Regulating the construction industry

One has to remember that until the proposal becomes law, every Tom Dick and Harry can - at whatever age - buy a big machine and start assuming excavation and demolition contracts

The Minister for Public Works and Planning, Stefan Zrinzo Azzopardi, has this week issued the government’s proposals for regulating the Construction industry. These proposals are open for consultation until April 21.

The need for the licensing of contractors who carry out excavation and demolition works has long been felt and what the Minister is proposing is certainly a step in the right direction. The Minister in fact published a draft Legal Notice that sets up three licensing regimes - for excavation, demolition and construction - that are to be the responsibility of the Building Construction Authority (BCA).

The Malta Developers Association (MDA) that has been clamouring for this reform for so many years has welcomed the news that has also found the approval of the GWU, even though workers in the construction industry are not usually unionised.

Thankfully, no new authority is being set up but the already existing BCA will be responsible for the issuing of licences and monitoring licence holders. Naturally since its set-up, the BCA - previoulsy the Building Regulations office - has already assumed a monitoring role regarding works being carried out - which work must be carrried out according to method statements submitted after a development is approved by the Planning Authority. Indeed the three sectors in which method sdtatement are to be submitted - demolition, excavation and construction - had already been identified as such. The most important missing link was the need for licensing for contractors involved. Actually construction was somewhat regulated by the old mason’s licence. This needs also to be revamped and moved from the Works Department to the BCA.

This is an area rife with abuses with licensed masons assuming responsibility for some ‘friend’ who does not have a licence. The BCA should monitor also this situation and take action in case of abuse.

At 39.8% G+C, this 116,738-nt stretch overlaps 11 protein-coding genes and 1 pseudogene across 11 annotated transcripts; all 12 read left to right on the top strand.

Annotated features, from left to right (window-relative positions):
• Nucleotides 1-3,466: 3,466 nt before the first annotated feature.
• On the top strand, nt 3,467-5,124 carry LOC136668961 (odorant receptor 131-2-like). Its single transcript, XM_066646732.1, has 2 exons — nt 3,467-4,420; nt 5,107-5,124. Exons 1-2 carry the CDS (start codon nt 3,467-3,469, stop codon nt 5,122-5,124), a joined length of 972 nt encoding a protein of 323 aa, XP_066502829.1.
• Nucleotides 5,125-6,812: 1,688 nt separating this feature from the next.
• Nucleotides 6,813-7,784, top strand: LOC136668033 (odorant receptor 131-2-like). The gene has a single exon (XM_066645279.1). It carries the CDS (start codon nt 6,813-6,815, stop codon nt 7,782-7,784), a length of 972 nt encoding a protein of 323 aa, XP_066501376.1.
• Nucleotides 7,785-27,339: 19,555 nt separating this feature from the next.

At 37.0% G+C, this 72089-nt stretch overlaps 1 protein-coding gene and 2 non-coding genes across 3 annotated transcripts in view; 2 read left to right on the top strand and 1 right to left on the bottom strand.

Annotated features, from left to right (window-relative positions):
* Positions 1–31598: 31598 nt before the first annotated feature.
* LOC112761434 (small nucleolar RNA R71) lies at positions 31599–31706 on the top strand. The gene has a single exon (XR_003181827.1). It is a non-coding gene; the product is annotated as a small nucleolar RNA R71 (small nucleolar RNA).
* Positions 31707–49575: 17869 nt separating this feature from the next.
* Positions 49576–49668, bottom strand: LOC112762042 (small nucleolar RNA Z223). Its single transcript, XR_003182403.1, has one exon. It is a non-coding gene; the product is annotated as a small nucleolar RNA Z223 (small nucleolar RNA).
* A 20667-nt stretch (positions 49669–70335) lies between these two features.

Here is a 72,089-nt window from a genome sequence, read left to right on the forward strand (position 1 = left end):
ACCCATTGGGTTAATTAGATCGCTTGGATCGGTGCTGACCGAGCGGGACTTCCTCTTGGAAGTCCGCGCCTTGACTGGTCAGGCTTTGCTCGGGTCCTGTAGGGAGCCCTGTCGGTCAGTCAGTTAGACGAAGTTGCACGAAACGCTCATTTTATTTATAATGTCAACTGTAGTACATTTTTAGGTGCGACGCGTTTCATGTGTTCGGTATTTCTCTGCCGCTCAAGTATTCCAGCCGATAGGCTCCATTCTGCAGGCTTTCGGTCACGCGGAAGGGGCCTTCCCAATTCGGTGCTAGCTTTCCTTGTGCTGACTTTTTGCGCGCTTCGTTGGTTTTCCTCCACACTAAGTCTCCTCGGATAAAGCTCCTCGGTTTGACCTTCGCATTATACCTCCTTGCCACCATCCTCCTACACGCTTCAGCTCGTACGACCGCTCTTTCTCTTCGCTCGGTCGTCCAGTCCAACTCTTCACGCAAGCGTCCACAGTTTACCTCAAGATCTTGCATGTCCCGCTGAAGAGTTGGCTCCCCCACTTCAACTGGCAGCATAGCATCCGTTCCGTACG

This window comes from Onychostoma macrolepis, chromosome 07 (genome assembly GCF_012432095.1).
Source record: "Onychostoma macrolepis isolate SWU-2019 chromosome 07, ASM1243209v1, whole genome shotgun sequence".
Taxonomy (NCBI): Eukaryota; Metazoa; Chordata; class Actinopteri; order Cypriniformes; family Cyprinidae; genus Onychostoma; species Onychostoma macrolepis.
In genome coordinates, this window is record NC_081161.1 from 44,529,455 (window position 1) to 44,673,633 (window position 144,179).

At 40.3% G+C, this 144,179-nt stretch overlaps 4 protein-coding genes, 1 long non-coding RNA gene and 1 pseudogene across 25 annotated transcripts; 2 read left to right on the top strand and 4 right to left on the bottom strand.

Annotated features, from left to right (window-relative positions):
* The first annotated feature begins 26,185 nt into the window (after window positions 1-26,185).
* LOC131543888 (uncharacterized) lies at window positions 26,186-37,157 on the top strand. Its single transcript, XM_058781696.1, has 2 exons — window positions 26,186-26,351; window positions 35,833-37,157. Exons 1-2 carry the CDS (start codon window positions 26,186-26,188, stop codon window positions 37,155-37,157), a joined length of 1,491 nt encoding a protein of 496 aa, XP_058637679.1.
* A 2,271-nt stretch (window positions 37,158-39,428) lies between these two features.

The Minister is right in saying that the new regime cannot be introduced overnight and that a transition period is necessary until the system is set up properly.

The Minister therefore announced a time-line during which the regime will be set up. By the beginning of 2025, no works without the responsibility of licensed contractors will be allowed. Licenses will in the meantime be issued on a temporary basis to those who already carry out this work. Even so, the BCA would be able to suspend temporary licences or licence applications if the contractor in question breaks the rules.

Courses leading to qualifications in the construction industry are already organised by MCAST. However in the absence of a licensing system these courses were not attracting many applications. This will probably change when only qualified persons will be licensed permanently.

Apart from the fact that licence holders will have to be qualified to carry out works for which they assume responsibility, they have to be insured to safeguard their employees and third parties.

This, in my opinion, is a very important provision. When accidents in the construction industry happen, there are two aspects to be considered: the civil damages and the criminal responsibility. The insurance provision protects the right of third parties to be compensated for damages. On the other hand, the criminal responsibility will be borne by the licence holder just like a licenced driver is held reponsible in traffic accidents.